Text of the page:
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Is there a LAW mandating working tire pressure sensors?

I went to my local Wal Mart this morning to pick out a set of tires for my 2008 Ford F-150. The TPS system has not worked for some time. Of course the sensors are bad. I don’t care. I have eyes and a tire gauge. Ford wants over $110 each for them. A-Z wants about $60. My inclination is to leave new sensors out, and/or tape over or remove the indicator bulb.

The girl in the auto department at Wal Mart told me that there is a $10,000 fine for deleting the system. I had not heard about that. Is she right, or just trying to sell more sensors? I didn’t price them there.

She’s correct. She cannot disable a federally mandated safety system.
But YOU can… as long as you don’t have to pass an annual safety inspection in your state.

It depends on the state’s inspection requirements. I live in PA and the TPS has been lit in both of my cars for a few years now and they haven’t failed us for them.

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$33.79 ea at Rockauto.com.

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Technically removing tpms components is akin to removing catalytic converters or smog pumps. They are systems required by law to be on your car.

They can’t remove them but they don’t have to dix them either. Just install your new tires and drive on.

Or replace the sensors. Keep your car working the way it was designed.

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We have emission testing in WI, but over the last year I have seen a pickup truck, ran into a power pole or something and smashed the front bumper, and you can see the rotted out frame from a drive by view, and the bed of the truck is leaning into the cab, who knows what the heck is holding it together, but it did pass the emissions test so is street worthy. I am not out to fix everything, and do not even really care about the truck road worthiness, it will find it’s point of failure in time.

MA, they are not required to be working. I checked.

So it really depends on the state.

Yes, there typically is a steep fine, if a shop disables a vehicle’s safety features

That said, I believe there’s no law against installing new tires on your rims, fully well knowing your tpms isn’t working. But I believe they are required to inform you it’s not working, and note it down on the repair order

As for those sensors, Ford is not the only game in town. There are cheaper aftermarket sensors available, for considerably less money, and they program the same way. In fact, it’s very easy to reinitialize the tpms on your truck, after replacing sensors. If anybody tells you it’s difficult, they lack the knowledge, or the proper equipment to do so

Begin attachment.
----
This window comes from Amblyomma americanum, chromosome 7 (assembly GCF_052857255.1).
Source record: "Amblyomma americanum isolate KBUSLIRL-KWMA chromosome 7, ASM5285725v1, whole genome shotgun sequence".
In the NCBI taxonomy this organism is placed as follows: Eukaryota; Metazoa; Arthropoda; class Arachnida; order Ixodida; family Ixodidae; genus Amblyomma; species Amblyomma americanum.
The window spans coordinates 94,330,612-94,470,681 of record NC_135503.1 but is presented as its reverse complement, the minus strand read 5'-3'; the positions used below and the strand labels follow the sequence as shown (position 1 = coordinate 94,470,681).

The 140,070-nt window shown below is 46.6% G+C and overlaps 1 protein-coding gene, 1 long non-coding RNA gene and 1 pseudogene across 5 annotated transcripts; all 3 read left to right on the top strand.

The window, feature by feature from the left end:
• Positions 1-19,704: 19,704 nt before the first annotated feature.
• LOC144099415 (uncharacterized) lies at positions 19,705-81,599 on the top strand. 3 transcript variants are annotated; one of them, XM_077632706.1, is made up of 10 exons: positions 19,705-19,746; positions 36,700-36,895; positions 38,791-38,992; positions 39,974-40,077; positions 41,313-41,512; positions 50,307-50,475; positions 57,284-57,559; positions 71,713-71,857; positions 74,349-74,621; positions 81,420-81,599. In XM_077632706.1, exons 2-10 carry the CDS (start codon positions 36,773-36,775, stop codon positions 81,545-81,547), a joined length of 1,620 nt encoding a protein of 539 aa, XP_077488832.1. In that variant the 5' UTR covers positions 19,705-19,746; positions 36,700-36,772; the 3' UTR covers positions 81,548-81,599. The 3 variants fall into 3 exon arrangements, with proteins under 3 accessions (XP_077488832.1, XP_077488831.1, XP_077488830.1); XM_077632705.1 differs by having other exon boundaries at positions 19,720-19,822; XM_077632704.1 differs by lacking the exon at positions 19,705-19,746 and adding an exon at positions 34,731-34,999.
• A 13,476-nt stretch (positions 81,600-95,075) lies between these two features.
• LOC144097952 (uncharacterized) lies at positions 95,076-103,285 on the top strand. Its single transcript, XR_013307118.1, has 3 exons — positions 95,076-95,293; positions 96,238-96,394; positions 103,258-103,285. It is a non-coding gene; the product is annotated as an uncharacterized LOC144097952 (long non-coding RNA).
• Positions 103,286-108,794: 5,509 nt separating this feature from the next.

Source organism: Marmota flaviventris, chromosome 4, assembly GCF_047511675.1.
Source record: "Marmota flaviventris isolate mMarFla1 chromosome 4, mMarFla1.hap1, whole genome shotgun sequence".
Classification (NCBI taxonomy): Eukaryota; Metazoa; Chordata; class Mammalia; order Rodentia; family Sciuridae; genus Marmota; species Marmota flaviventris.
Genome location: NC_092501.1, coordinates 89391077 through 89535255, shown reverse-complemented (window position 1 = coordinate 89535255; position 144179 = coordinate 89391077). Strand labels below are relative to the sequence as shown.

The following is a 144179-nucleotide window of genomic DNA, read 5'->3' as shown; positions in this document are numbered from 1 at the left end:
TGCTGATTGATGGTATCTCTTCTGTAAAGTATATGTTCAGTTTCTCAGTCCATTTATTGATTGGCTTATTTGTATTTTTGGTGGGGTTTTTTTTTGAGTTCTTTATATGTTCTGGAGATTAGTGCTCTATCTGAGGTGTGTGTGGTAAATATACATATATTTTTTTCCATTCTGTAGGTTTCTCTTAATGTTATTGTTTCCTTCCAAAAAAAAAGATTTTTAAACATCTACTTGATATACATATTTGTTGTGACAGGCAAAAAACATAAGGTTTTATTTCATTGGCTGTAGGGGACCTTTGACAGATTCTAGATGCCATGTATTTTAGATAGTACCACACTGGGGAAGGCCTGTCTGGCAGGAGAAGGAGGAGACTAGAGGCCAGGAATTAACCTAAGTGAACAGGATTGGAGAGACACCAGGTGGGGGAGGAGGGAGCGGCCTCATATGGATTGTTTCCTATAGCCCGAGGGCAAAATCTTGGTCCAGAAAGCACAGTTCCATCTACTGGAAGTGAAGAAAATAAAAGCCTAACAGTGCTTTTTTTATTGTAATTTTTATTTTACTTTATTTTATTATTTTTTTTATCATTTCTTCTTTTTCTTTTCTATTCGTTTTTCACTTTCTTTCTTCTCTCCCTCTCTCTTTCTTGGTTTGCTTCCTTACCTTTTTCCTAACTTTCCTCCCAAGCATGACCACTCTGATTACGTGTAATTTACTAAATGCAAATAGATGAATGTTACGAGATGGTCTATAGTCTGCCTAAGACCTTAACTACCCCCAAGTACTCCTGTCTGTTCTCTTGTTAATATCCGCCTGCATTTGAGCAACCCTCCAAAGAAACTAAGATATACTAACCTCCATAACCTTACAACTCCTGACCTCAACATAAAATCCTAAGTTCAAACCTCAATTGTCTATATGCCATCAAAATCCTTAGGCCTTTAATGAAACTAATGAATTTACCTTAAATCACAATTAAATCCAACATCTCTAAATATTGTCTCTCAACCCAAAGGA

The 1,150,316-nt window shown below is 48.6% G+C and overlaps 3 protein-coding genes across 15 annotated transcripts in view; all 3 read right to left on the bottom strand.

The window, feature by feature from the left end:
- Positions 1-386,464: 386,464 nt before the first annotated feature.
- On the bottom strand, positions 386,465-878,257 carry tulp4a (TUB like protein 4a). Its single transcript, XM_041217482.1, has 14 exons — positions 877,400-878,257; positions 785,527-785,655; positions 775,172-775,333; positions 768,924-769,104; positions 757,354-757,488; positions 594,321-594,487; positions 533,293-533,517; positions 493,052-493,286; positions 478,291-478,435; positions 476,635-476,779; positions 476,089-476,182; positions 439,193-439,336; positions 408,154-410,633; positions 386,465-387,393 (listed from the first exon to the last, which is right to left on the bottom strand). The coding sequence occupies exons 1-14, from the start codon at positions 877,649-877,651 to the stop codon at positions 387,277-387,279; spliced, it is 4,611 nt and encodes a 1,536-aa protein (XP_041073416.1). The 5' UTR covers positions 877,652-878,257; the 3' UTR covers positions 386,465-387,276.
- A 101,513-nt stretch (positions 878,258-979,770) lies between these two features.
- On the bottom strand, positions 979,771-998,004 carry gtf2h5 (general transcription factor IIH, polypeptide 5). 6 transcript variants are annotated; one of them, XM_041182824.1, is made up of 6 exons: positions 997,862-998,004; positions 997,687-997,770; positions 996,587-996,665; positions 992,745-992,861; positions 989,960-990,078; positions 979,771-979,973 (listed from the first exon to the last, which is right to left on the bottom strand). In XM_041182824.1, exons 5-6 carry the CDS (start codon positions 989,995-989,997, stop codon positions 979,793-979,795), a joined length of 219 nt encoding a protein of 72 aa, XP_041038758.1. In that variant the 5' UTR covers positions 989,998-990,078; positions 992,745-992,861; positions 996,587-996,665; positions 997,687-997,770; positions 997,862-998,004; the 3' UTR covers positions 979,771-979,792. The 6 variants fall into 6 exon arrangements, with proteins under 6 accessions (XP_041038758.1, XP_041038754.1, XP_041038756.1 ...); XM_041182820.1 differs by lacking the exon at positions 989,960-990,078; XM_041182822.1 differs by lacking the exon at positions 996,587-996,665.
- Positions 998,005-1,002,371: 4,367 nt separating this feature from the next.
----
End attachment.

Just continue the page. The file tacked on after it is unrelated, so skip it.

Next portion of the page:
These guys are making an excellent point… you can just have the tires installed and drive on…
but be sure you won’t need the light out for your state’s inspection requirements if you have state inspections.

Thanks for the Rock Auto suggestion @Keith. THAT might be worth doing. Here is what I see on their website: http://www.rockauto.com/en/catalog/ford,2008,f-150,4.2l+v6,1441659,wheel/tire,tire+pressure+monitoring+system+(tpms)+sensor,12036

I note that my wheels have a band inside that is supposed to hold the sensors. Most of the Rock Auto sensors, at least the cheaper ones, are the type that goes in the valve stem hole, and incorporates the valve stem. Can I use the cheaper type, or do I need the ones that go on the band that goes around the inside of the wheel?

Should the sensors from Ford be expected to last any longer than those from Rock Auto due to the shelf life of their batteries? Should I be skeptical of Rock Auto’s battery operated items? I’ve had good luck with their hardware type parts.

No, you NEED the banded type of sensors

Just the sensors, the band can be reused, unless the guy installing the tires isn’t being careful

The newer style of sensors will NOT work. You’ll never be able to reinitialize the system properly, in spite of what anybody may tell you. I’ve figured that out for myself

The genuine Ford sensors will not last longer. You should probably expect 6 years or so, regardless of what brand you get. Standard or Airtex should be fine